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Park Royal station Listed building of National Significance Architect: Landers & Welsh, 1936 This impressive building situated on Western Avenue, one of the arterial roads built in the 1930s, replaced an earlier station further to the west that had opened in 1905. It was designed, especially the imposing tower with the illuminated roundels, to be a landmark showing the importance of the Underground in the new suburban landscape. Although influenced by the work of the Underground’s architect, Charles Holden, the station is unique. The main elements of the design - the staircases, the circular ticket hall ‘drum’, and the tower - are carefully integrated with the parade of shops and adjoining flats that form part of the design.

Western Avenue, London, United Kingdom

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Sudbury Town station Listed building of National Significance Architect: Adams, Holden & Pearson Partners, 1932 The original station opened on 28 June 1903 on the Metropolitan District Railway extension from Ealing Common to South Harrow. It was rebuilt in preparation of the transfer of services to the Piccadilly line on 4 July 1932. Sudbury Town seen as one of the seminal works of the architect Charles Holden and as such it set many of the elements for the other Underground stations he was to design in the 1930s. It saw the move away from the use of Portland stone, as had been seen on his previous designs for stations such as Ealing Common, towards a more European idiom based on unadorned concrete and brick that was a real change in British architecture of the day. It is viewed by many many as being one of Britain’s best buildings of the time. The main structure consists of a red Buckinghamshire brisk ‘box’, flanked by single storey extension and all topped by concrete flat roof. Each facade is punctuated by a large vertical window that allows natural daylight to flood in and at night, be illuminated - making the building, as intended, a beacon in suburbia. The design also integrates the overbridge and other buildings. The ticket hall still retains much of the original decor including the timber passimeter and, on the platforms, the original designs for concrete fencing and lampposts are still used. Some of the signs on the station make use of the rare, serrifed variation of the traditional Underground Johnstone typeface.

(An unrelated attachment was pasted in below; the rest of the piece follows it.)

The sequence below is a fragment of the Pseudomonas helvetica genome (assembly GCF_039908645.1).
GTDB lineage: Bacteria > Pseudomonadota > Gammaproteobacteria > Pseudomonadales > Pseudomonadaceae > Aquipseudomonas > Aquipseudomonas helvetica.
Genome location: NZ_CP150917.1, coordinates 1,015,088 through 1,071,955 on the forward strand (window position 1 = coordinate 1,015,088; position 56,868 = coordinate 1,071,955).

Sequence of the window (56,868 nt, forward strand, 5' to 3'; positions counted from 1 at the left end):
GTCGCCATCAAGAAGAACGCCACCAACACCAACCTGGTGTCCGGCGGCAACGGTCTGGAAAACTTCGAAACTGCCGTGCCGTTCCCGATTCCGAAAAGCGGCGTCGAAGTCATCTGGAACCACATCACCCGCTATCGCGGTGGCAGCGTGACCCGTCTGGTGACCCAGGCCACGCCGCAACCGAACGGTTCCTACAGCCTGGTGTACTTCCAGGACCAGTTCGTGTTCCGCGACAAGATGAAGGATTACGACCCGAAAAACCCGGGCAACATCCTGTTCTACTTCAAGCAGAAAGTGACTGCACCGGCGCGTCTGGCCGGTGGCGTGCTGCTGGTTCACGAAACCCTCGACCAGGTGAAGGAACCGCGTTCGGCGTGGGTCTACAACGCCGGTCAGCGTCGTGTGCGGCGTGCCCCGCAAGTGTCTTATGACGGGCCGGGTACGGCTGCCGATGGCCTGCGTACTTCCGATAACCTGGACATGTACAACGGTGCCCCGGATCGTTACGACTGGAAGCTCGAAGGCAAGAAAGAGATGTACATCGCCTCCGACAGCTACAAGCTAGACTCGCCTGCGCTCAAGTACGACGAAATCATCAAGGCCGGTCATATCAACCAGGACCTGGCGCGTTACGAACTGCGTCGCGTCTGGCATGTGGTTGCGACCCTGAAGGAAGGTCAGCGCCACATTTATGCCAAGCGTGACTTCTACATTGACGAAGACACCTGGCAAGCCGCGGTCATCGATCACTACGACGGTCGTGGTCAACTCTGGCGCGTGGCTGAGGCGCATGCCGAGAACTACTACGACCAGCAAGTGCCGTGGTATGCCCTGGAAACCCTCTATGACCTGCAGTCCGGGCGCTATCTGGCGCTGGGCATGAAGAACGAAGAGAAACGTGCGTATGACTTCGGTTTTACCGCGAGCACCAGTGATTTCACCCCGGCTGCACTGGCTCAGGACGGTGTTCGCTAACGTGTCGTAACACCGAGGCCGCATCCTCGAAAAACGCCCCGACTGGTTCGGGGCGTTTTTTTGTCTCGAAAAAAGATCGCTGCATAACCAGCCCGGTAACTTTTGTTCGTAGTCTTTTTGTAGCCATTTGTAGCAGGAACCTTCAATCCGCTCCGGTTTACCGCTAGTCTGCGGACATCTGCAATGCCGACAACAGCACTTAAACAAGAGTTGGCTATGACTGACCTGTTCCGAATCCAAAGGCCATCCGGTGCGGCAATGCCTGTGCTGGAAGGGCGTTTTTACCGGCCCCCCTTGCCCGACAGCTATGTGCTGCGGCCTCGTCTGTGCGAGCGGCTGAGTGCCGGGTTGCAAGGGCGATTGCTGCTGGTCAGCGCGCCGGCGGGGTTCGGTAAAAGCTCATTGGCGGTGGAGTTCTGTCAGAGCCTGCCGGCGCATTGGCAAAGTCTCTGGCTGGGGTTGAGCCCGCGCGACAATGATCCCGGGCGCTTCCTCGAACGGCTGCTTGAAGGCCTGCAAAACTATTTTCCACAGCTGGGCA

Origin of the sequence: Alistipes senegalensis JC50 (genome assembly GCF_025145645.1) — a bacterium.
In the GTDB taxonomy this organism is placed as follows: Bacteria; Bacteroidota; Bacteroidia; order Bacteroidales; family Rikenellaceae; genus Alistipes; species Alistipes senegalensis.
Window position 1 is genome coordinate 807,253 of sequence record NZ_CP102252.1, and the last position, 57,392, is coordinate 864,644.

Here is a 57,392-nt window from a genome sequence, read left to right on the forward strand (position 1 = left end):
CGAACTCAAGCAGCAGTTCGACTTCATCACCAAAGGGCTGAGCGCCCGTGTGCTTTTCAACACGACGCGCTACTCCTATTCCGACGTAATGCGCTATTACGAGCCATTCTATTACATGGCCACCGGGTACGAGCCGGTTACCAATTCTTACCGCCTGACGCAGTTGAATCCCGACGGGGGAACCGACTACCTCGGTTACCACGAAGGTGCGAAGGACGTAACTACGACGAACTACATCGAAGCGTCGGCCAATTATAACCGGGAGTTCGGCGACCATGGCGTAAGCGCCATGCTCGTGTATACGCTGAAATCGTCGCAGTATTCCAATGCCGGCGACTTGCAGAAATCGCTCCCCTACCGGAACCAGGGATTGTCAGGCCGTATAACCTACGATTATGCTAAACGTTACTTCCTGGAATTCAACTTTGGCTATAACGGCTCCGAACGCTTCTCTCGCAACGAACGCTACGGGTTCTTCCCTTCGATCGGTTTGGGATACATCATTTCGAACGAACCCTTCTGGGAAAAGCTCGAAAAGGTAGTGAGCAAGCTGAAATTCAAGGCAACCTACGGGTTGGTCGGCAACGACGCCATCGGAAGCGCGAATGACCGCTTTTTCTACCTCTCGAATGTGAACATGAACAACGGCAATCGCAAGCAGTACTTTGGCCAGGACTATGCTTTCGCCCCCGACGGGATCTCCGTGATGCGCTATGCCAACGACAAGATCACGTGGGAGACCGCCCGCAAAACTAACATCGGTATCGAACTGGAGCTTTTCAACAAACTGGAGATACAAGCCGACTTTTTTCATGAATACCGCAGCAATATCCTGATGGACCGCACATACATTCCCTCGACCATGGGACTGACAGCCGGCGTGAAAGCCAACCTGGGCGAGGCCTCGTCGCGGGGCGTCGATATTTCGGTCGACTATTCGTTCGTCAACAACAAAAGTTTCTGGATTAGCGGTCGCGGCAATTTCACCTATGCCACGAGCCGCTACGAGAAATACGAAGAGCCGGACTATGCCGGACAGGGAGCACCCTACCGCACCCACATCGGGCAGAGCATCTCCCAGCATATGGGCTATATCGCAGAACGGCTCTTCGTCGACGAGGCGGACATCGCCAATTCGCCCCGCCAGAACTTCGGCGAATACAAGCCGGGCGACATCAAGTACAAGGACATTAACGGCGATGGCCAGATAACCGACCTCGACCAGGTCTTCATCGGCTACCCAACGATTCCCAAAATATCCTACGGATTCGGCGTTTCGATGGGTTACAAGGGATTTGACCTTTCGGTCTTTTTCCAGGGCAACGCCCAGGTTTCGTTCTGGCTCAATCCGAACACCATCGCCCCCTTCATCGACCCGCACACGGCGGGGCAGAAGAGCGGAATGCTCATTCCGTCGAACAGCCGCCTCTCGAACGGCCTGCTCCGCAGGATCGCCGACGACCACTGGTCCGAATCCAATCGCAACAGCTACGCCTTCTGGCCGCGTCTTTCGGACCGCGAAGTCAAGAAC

Station Approach, London, United Kingdom

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Sudbury Hill station Listed as a building of National Significance Architect: Adams, Holden & Pearson Partners, 1932 The original station opened on 28 June 1903 on the Metropolitan District Railway extension from Ealing Common to South Harrow. It was rebuilt in preparation of the transfer of services to the Piccadilly line on 4 July 1932. This new extension was, together with the existing tracks back to Acton Town, the first experimental section of the Underground’s surface lines to be electrified and operated electric instead of steam trains. Sudbury Hill was to see the full development of the format and style Charles Holden had designed as Sudbury Town station in 1931, which he was to use for the majority of Underground stations during the 1930s. The main structure consists of a red brick ‘box’, topped with a flat concrete roof. The high ticket hall is illuminated by a large vertical window within each facade and an Underground roundel, with original graphics, is inset into the glazing above the entrance. The design of the rest of the building deliberately integrates the overbridge, staircases to platforms and the waiting room accommodation into the overall architectural idiom. The station still remains much of the original decor with the use of timber and bronze finishes for seats, poster frames and telephone booths. However, the original passimeter (ticket booth) has since been replaced by a modern ticketing system.